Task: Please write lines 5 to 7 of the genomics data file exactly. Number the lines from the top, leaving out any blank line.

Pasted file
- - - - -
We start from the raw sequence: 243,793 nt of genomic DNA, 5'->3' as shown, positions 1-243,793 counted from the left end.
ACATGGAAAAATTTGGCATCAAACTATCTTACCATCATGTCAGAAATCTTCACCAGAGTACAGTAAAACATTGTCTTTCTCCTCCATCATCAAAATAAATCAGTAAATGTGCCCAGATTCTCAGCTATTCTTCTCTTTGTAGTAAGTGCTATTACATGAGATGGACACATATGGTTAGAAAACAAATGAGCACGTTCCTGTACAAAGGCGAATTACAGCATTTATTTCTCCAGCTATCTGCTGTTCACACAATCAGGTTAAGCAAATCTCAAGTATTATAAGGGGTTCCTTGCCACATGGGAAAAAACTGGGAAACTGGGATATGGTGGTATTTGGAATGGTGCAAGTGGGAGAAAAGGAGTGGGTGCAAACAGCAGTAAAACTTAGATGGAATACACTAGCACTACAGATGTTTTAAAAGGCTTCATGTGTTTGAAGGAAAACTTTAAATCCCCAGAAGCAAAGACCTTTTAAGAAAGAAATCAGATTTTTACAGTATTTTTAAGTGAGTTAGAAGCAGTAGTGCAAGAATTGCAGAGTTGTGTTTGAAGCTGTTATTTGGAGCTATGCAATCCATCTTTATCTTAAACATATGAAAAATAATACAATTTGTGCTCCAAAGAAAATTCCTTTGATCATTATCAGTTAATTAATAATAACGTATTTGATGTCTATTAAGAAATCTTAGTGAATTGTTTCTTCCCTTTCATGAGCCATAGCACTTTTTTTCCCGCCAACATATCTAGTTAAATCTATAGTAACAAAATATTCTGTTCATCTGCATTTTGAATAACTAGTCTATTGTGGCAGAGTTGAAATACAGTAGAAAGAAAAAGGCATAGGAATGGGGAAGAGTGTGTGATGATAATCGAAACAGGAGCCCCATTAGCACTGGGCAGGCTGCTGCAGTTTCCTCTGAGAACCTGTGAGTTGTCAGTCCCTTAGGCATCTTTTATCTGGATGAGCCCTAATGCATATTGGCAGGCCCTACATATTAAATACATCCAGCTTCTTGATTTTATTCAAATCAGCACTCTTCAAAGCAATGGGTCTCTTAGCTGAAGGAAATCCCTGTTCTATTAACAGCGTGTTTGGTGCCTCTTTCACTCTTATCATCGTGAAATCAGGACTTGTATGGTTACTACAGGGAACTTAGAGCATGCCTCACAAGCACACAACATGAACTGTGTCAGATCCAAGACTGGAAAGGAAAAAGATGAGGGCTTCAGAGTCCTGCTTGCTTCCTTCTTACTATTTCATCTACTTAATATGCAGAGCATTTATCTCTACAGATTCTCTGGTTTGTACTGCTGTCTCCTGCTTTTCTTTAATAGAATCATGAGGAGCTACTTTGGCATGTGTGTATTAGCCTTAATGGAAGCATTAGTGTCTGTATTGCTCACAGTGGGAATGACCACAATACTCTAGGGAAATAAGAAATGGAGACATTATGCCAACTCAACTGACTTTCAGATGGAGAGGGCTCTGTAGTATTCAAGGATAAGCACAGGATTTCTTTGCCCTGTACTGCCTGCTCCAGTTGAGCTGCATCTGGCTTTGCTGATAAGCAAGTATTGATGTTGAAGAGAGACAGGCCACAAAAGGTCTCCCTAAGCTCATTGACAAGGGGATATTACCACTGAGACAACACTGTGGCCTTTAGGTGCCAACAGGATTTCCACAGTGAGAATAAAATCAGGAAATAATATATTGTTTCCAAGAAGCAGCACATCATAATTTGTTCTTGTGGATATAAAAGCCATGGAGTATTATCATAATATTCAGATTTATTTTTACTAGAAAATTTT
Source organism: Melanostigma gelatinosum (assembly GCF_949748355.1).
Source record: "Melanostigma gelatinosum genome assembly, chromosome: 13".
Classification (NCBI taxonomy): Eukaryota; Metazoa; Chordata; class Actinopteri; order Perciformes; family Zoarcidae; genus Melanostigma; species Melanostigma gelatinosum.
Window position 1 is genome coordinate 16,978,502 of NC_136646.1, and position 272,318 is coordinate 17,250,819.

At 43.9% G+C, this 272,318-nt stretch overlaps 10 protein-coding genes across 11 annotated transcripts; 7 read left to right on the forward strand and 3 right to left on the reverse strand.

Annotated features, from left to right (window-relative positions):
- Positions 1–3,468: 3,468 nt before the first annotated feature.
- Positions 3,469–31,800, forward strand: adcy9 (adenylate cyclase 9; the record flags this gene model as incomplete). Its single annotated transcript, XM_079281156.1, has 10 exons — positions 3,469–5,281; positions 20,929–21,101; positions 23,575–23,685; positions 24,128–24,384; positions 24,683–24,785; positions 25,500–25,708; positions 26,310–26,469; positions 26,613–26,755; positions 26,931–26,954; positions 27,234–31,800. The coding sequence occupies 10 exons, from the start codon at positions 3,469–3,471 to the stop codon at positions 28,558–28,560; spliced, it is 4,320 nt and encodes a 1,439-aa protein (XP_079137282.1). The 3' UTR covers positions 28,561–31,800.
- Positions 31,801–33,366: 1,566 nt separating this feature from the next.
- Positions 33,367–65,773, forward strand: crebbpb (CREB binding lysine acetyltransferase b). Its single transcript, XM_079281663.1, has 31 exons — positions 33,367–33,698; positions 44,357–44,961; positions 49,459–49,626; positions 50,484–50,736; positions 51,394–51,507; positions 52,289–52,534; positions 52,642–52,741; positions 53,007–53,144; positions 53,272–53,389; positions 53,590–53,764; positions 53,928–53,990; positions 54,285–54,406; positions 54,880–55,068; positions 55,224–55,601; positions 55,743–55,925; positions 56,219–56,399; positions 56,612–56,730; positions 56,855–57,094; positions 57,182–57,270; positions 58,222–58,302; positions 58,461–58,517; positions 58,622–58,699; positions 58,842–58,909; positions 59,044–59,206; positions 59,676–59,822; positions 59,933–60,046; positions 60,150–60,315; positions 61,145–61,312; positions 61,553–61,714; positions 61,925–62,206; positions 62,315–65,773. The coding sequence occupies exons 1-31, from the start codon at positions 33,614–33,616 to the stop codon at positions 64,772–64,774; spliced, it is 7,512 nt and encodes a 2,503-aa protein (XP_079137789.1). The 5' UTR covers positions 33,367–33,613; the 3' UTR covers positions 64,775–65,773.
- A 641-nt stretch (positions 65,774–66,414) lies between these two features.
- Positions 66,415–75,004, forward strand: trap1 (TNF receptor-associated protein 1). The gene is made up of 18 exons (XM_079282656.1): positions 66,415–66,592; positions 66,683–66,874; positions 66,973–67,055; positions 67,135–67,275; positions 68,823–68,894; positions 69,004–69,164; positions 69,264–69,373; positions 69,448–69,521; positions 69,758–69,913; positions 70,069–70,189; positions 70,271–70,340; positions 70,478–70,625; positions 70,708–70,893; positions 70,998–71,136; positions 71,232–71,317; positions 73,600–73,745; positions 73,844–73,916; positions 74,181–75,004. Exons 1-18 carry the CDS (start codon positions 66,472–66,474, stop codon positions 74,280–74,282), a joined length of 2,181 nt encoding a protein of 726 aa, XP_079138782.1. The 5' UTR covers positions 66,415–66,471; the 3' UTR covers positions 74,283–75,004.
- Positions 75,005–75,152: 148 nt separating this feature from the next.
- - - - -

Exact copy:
Classification (NCBI taxonomy): Eukaryota; Metazoa; Chordata; class Actinopteri; order Perciformes; family Zoarcidae; genus Melanostigma; species Melanostigma gelatinosum.
Window position 1 is genome coordinate 16,978,502 of NC_136646.1, and position 272,318 is coordinate 17,250,819.

At 43.9% G+C, this 272,318-nt stretch overlaps 10 protein-coding genes across 11 annotated transcripts; 7 read left to right on the forward strand and 3 right to left on the reverse strand.